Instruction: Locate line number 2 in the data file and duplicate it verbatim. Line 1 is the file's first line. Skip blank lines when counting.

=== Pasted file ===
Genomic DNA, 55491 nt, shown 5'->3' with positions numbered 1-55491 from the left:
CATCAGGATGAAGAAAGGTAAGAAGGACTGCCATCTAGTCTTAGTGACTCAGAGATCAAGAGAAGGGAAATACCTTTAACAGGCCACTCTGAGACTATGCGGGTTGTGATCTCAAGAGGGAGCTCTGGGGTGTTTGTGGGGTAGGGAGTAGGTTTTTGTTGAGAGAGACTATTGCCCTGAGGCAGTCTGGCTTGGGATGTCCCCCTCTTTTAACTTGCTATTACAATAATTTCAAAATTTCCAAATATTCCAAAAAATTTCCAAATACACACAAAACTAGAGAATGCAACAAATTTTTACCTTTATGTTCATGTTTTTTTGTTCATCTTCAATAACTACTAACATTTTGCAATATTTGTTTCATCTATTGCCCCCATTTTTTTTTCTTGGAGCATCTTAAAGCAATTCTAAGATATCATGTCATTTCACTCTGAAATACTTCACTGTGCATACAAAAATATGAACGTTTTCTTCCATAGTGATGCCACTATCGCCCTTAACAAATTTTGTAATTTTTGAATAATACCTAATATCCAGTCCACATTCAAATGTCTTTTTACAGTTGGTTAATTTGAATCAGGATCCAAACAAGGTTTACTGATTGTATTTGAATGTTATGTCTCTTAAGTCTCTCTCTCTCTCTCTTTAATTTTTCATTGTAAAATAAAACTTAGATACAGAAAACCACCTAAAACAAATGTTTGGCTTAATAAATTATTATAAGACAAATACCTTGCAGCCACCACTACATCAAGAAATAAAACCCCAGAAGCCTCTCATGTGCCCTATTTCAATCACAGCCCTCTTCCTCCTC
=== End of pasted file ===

CATCAGGATGAAGAAAGGTAAGAAGGACTGCCATCTAGTCTTAGTGACTCAGAGATCAAGAGAAGGGAAATACCTTTAACAGGCCACTCTGAGACTATGCGGGTTGTGATCTCAAGAGGGAGCTCTGGGGTGTTTGTGGGGTAGGGAGTAGGTTTTTGTTGAGAGAGACTATTGCCCTGAGGCAGTCTGGCTTGGGATGTCCCCCTCTTTTAACTTGCTATTACAATAATTTCAAAATTTCCAAATATTCCAAAAAATTTCCAAATACACACAAAACTAGAGAATGCAACAAATTTTTACCTTTATGTTCATGTTTTTTTGTTCATCTTCAATAACTACTAACATTTTGCAATATTTGTTTCATCTATTGCCCCCATTTTTTTTTCTTGGAGCATCTTAAAGCAATTCTAAGATATCATGTCATTTCACTCTGAAATACTTCACTGTGCATACAAAAATATGAACGTTTTCTTCCATAGTGATGCCACTATCGCCCTTAACAAATTTTGTAATTTTTGAATAATACCTAATATCCAGTCCACATTCAAATGTCTTTTTACAGTTGGTTAATTTGAATCAGGATCCAAACAAGGTTTACTGATTGTATTTGAATGTTATGTCTCTTAAGTCTCTCTCTCTCTCTCTTTAATTTTTCATTGTAAAATAAAACTTAGATACAGAAAACCACCTAAAACAAATGTTTGGCTTAATAAATTATTATAAGACAAATACCTTGCAGCCACCACTACATCAAGAAATAAAACCCCAGAAGCCTCTCATGTGCCCTATTTCAATCACAGCCCTCTTCCTCCTC